Jesse Rose's family has lived on the same property for over a century. His great-grandfather bought the house in 1903, and his grandfather was born there in 1908. The watercress has been there at least that long, probably much longer.
It grows in a tributary of the Herring River, just below a fresh water spring. Jesse says the tributary is the only creek he knows of in the river with a hard bottom, and he jumps down into it in his muck boots to show me he doesn't sink. "Anywhere else," he says, "you'd be down in the mud."
Jesse knows a lot of other cool stuff about the river. When his great-grandfather first moved here, before the river was diked in 1907, the salt water came all the way in to the Wellfleet ponds. Outside the house, which is in between Coles Neck and Pamet Point, the river was deep-water, 100 yards across, and running strong. There were oysters and striped bass on the bank where we stand.
Today you can still see the shape of the river bed. Jesse's grandfather and great-grandfather cleared most of it for farmland, but there are also plenty of briars and trees. The patch where we're standing is about 20 yards from the main river, and the creek is only a yard across, maybe two. Twice a year it fills up with watercress, those floating green leaves you see up there.
Technically watercress is an aquatic perennial in the brassica or mustard family. It grows wild in Europe and Asia and was introduced to North America long ago by European immigrants hungry for a taste of home. It needs fresh running water and especially alkaline water, so springs and fast streams are good places to look. Jesse says there are a few other spots where it grows in the Herring River, and that every spring and fall the growth chokes up the creek.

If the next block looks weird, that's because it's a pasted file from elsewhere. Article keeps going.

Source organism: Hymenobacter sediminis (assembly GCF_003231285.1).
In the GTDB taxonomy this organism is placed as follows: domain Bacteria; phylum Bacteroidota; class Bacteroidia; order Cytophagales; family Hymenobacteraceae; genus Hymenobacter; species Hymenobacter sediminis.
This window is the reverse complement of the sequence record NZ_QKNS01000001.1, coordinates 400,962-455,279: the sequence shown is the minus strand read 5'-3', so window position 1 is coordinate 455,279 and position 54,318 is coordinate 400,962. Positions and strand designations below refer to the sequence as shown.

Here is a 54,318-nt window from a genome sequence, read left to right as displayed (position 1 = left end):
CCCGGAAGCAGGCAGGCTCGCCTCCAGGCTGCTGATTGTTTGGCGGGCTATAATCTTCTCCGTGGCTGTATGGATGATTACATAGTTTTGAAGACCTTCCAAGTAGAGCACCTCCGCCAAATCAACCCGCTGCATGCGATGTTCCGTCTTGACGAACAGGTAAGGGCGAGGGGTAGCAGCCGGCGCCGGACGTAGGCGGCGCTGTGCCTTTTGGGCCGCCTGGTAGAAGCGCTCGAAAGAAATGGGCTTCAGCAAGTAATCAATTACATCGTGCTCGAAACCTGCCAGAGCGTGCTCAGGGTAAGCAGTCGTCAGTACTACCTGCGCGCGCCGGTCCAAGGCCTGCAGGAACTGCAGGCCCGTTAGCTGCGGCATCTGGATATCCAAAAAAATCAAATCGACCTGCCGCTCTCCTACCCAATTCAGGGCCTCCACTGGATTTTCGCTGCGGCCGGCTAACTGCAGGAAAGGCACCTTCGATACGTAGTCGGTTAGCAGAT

He learned to harvest it as a kid. You need a good pair of scissors and a pair of rubber boots, and then all you do is hop in and cut above the roots, at the stem. You can eat both the stems and the leaves, but you want to leave the roots because that's where the plant will come back from the following spring. Jesse likes watercress mostly in salads, and he says he has a few friends who are wild for the flavor.
He calls it a zippy cilantro; I think it tastes more like horseradish. Either way it's good, and definitely spicy—not spicy hot, but zesty. You don't want a pure watercress salad—you want to cut it with something: mache, arugula, butter lettuce.
The recipe I like comes from Darina Allen. It's on page 28 of Forgotten Skills of Cooking, right next to a watercress soup and a wild garlic pesto. It calls for watercress, wild garlic leaves, and lamb's lettuce (mache) for the greens, and these get topped with hard-boiled duck eggs and black olives. The whole thing is dressed with olive oil, balsamic, garlic, and sea salt, and Darina calls it a "lovely little clean, fresh-tasting salad."
I can't say I replicated it exactly. I didn't have wild garlic or lamb's lettuce, but I did have arugula. I used the watercress from Jesse's stream, and it was peppery and delicious. We live just across the river, but the spring's on his side. This weekend I'm headed down the road to find out if there's a patch on our side I can visit.
For more on identifying watercress, check out this guide in Mother Earth. And watch out for Fool's Cress! It looks similar and often grows nearby.
WATERCRESS SALAD WITH HARD-BOILED EGGS & OLIVES
I've adapted this somewhat from Darina's original based on availability. I think it still retains the flavor profile, though: lovely, fresh, and clean.
4 duck or chicken eggs
12 large black or green olives
1/4 cup extra virgin olive oil
1 tablespoon balsamic vinegar
1 clove garlic, minced
sea salt and freshly cracked pepper to taste
2 cups arugula or butter lettuce
Hard boil the eggs and immediately move to a bowl of ice water. Wait a few minutes before peeling. Chop and set aside. Pit the olives and chop finely.
Make the dressing by mixing the oil, vinegar, garlic, and salt and pepper to taste.
Toss the greens, eggs, and olives with the dressing in a bowl. Serve at once.